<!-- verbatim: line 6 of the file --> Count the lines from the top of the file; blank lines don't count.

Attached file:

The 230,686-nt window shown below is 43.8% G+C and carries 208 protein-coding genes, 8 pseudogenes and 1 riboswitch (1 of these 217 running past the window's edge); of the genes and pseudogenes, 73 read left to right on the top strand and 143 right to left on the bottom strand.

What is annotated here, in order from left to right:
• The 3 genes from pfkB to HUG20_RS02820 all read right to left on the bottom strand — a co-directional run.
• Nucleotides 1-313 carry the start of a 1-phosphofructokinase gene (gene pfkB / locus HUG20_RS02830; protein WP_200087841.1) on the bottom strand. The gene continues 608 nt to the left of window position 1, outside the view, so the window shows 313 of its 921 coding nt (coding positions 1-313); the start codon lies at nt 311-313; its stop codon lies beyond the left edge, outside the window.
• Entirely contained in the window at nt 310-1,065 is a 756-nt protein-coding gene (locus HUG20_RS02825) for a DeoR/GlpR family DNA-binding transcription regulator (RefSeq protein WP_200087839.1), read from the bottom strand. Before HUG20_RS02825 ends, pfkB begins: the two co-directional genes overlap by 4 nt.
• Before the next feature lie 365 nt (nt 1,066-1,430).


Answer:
• Before the next feature lie 365 nt (nt 1,066-1,430).